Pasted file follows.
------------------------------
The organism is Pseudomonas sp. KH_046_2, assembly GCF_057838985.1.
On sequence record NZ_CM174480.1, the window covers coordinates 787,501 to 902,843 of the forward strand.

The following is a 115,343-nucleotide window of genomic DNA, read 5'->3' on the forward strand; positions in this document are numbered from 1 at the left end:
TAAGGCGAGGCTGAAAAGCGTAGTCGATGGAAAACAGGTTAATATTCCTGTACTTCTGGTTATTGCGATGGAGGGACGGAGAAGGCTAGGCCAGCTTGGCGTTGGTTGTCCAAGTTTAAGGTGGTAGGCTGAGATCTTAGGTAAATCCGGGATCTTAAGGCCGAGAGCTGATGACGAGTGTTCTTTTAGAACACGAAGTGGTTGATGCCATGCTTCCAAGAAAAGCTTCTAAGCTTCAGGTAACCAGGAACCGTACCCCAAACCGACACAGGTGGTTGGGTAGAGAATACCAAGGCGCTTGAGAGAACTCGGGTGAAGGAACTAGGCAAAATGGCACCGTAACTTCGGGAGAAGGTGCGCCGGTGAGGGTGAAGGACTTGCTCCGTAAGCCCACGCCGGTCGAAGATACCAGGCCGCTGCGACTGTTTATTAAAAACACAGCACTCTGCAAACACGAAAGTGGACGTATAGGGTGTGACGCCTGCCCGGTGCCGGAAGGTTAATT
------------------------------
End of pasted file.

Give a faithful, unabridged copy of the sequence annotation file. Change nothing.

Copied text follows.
The organism is Pseudomonas sp. KH_046_2, assembly GCF_057838985.1.
On sequence record NZ_CM174480.1, the window covers coordinates 787,501 to 902,843 of the forward strand.

The following is a 115,343-nucleotide window of genomic DNA, read 5'->3' on the forward strand; positions in this document are numbered from 1 at the left end:
TAAGGCGAGGCTGAAAAGCGTAGTCGATGGAAAACAGGTTAATATTCCTGTACTTCTGGTTATTGCGATGGAGGGACGGAGAAGGCTAGGCCAGCTTGGCGTTGGTTGTCCAAGTTTAAGGTGGTAGGCTGAGATCTTAGGTAAATCCGGGATCTTAAGGCCGAGAGCTGATGACGAGTGTTCTTTTAGAACACGAAGTGGTTGATGCCATGCTTCCAAGAAAAGCTTCTAAGCTTCAGGTAACCAGGAACCGTACCCCAAACCGACACAGGTGGTTGGGTAGAGAATACCAAGGCGCTTGAGAGAACTCGGGTGAAGGAACTAGGCAAAATGGCACCGTAACTTCGGGAGAAGGTGCGCCGGTGAGGGTGAAGGACTTGCTCCGTAAGCCCACGCCGGTCGAAGATACCAGGCCGCTGCGACTGTTTATTAAAAACACAGCACTCTGCAAACACGAAAGTGGACGTATAGGGTGTGACGCCTGCCCGGTGCCGGAAGGTTAATT